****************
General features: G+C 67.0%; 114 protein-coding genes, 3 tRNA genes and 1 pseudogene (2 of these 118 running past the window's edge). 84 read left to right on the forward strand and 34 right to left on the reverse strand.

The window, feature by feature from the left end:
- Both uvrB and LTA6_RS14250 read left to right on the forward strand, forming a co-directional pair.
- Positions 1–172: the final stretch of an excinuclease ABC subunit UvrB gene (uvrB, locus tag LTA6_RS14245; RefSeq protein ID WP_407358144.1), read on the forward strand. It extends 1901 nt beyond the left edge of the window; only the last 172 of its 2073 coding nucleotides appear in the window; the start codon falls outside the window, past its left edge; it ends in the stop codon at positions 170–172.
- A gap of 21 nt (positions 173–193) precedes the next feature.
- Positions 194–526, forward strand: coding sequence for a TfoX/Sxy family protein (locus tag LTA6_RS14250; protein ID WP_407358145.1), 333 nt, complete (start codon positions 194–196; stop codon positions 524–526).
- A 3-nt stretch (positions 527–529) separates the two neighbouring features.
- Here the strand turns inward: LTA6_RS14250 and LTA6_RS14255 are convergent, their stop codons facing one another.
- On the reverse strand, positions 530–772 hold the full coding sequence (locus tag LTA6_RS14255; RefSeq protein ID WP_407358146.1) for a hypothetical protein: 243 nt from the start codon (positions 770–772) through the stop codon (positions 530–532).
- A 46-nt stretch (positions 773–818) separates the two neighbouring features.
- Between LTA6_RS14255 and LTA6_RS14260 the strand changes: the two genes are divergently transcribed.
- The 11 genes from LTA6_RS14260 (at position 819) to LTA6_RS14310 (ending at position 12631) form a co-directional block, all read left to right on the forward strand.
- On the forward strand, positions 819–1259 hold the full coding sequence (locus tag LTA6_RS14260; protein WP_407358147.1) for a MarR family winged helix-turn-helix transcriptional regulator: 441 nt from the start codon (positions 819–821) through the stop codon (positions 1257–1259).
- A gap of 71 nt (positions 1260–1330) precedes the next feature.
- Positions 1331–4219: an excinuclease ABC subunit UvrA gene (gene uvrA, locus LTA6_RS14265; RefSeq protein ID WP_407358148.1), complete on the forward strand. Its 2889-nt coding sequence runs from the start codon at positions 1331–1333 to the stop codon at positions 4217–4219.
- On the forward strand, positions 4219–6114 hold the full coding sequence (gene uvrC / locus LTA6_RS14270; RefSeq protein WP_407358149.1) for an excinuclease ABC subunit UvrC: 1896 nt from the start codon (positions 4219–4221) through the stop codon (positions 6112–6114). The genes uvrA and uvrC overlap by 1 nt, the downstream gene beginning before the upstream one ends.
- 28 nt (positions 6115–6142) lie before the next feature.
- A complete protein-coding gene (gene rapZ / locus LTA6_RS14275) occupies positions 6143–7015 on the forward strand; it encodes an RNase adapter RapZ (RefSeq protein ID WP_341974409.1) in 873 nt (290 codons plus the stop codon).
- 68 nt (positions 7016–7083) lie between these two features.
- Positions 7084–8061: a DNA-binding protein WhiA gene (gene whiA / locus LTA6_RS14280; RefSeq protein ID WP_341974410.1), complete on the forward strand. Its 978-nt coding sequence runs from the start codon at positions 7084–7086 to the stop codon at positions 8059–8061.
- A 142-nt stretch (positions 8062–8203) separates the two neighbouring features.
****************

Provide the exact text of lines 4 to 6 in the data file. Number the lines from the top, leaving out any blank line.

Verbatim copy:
- Positions 1–172: the final stretch of an excinuclease ABC subunit UvrB gene (uvrB, locus tag LTA6_RS14245; RefSeq protein ID WP_407358144.1), read on the forward strand. It extends 1901 nt beyond the left edge of the window; only the last 172 of its 2073 coding nucleotides appear in the window; the start codon falls outside the window, past its left edge; it ends in the stop codon at positions 170–172.
- A gap of 21 nt (positions 173–193) precedes the next feature.
- Positions 194–526, forward strand: coding sequence for a TfoX/Sxy family protein (locus tag LTA6_RS14250; protein ID WP_407358145.1), 333 nt, complete (start codon positions 194–196; stop codon positions 524–526).